Patients can ask for changes to be made to their medical records - but knowing if, when and how to comply with these requests can be difficult to navigate.

Patient requests

Accurate medical records are vital for patient care. They support clinical decision-making and continuity of care, and may also come to your aid if a medico-legal issue arises. 

Patients might sometimes ask for changes to be made to their record because it is inaccurate or incomplete, and have the right to do so under Article 16 of the UK General Data Protection Regulation (GDPR).

It's important to take reasonable steps to ensure the data in question is accurate and rectify it if necessary. The reasonable steps will depend on the circumstances, but should include the arguments and evidence provided by the patient who is the data subject, or their representative.

Responses

You must respond to such requests within a month, and if possible inform any third parties you have shared data with that it is incorrect. The one month period may be extended by a further two months when the request is complex.

Opinions

If a clinical opinion turns out to be incorrect after further investigation, it would not be classed as inaccurate data. You are not required to remove clinical opinions but can allow patients to add a note to the records to indicate they disagree with the opinion.

Refusals

If you refuse a request for rectification, you must explain why to the patient and tell them of their right to complain to the Information Commissioner's Office (ICO) and to a judicial remedy.

Scenarios

Below we look at some anonymised scenarios, based on those raised by MDU members where a request has been made to amend medical records.

Incorrect diagnosis

A young woman with pelvic pain saw a GP. The GP discussed several potential diagnoses, including pelvic inflammatory disease and chlamydia, and arranged investigations, after which the patient was subsequently found to have endometriosis.

At a later consultation the patient was unhappy to learn that the initial consultation entry included a potential diagnosis of sexually transmitted diseases (STDs). The GP explained this was her working diagnosis, which needed to be documented and ruled out, but because the tests had proved negative the patient wanted these working diagnoses removed.

If information recorded is factually accurate and clinically relevant, then it should stay in the records. This is in line with GMC guidance that clinical records should include relevant findings, decisions made and actions agreed, information given to patients and any investigations or treatment carried out.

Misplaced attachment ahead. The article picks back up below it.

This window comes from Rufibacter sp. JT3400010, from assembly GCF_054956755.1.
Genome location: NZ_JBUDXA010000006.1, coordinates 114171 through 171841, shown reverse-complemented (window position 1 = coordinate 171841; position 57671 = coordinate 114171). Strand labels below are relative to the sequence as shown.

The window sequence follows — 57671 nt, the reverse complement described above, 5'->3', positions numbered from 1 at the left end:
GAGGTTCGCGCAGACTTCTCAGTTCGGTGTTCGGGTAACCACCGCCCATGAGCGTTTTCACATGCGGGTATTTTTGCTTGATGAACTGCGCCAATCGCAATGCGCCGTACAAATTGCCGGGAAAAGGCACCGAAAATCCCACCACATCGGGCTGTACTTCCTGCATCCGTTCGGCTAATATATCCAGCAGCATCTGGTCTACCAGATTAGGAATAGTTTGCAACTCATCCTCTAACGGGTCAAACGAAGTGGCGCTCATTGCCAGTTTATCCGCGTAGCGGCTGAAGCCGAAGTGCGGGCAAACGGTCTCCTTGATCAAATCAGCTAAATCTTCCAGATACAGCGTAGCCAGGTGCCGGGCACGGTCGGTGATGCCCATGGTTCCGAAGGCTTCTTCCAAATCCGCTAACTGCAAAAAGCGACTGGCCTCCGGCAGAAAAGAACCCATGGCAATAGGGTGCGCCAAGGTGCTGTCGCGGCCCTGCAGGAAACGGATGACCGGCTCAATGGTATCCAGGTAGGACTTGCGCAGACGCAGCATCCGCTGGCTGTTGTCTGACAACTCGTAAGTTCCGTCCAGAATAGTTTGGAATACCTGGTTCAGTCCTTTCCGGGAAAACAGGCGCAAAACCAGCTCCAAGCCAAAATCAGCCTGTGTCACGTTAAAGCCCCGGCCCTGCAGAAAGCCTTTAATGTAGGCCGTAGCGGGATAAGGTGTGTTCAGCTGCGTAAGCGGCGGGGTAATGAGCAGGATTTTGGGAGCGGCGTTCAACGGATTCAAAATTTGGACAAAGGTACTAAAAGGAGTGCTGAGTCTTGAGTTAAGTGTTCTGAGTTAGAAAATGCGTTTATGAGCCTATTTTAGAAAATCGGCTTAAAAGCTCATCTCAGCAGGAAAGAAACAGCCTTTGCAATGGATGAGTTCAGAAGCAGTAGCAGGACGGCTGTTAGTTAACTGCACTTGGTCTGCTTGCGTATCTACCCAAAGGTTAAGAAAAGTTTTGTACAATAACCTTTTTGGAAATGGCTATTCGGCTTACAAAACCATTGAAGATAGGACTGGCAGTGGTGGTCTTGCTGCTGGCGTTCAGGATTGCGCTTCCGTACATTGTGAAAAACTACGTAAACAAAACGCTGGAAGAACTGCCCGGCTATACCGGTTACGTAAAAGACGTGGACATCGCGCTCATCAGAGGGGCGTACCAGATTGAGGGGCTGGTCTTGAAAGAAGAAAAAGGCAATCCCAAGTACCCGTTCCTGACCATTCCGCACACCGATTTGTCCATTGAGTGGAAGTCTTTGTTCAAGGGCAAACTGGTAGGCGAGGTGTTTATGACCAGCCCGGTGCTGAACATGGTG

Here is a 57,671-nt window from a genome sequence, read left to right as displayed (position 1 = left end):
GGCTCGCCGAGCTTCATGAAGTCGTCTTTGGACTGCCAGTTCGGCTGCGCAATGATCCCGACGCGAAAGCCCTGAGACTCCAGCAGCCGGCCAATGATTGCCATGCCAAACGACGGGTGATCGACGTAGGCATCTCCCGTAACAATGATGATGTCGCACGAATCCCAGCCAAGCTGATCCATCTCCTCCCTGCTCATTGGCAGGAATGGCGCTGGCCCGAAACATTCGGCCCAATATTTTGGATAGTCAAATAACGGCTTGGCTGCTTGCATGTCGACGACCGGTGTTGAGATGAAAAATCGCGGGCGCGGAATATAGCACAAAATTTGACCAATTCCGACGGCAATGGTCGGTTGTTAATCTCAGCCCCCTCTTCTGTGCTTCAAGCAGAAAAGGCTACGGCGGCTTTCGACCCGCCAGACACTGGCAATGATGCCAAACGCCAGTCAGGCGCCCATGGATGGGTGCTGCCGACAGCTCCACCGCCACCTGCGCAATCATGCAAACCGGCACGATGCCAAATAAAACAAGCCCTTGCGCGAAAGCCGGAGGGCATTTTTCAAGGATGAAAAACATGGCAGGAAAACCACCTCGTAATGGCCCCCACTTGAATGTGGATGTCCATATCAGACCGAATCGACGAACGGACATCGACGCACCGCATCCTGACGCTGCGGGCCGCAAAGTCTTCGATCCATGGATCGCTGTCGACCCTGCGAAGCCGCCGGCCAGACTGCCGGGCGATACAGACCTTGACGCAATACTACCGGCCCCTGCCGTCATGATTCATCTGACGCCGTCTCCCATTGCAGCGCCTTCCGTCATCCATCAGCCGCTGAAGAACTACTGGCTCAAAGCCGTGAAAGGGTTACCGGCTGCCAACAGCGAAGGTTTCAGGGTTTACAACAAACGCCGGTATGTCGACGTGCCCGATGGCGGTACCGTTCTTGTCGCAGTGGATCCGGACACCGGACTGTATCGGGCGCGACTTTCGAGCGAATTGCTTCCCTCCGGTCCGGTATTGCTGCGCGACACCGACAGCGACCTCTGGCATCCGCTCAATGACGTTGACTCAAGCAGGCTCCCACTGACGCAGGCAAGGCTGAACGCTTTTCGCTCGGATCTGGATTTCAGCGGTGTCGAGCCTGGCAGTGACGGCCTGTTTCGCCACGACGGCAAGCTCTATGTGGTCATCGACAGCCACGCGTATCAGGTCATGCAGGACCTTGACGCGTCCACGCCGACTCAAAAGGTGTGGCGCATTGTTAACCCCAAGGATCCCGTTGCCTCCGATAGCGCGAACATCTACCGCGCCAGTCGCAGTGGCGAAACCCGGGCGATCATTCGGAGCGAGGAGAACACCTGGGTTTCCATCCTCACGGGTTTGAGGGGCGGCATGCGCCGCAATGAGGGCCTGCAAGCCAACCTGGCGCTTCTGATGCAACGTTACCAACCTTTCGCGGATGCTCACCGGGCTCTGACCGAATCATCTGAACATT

It's important for the patient's ongoing care that differential diagnoses accurately represent what was considered and discussed, the steps taken to exclude these, and any results.

It would be inappropriate to remove this information, but depending on what the patient's exact concerns are, an addendum can be added to the records - for example, stating the patient confirmed she was not suffering from a STD and noting they did not think this diagnosis was likely.

Patient's rudeness documented

A patient who had recently registered at a GP practice made a subject access request for their notes spanning the last 10 years. They were considering making a claim against their local NHS hospital trust, and took exception to an entry from many years before which stated "the patient became rude and obnoxious" when they were not sent for the imaging they requested.

The patient contacted the new practice to ask that this was removed because it was untrue. They clearly recalled the consultation and explained that their previous GP had been unhelpful and obstructive.

Requests to amend older records made by another clinician are difficult as you have no way of knowing what actually happened. It also highlights the problem of subjective terms being used to describe an encounter where patient behaviour may have been unacceptable.

It is not advisable to omit that part of the record because the patient doesn't agree with it. However, the patient could approach the previous practice to raise their dissatisfaction with the author of the entry, if they are contactable. Alternatively, the new practice could add an addendum to the records with the patient's account of events.

Rather than describe patient behaviour in the notes using subjective terms such as rude, it is better to document what was said or how a person behaved.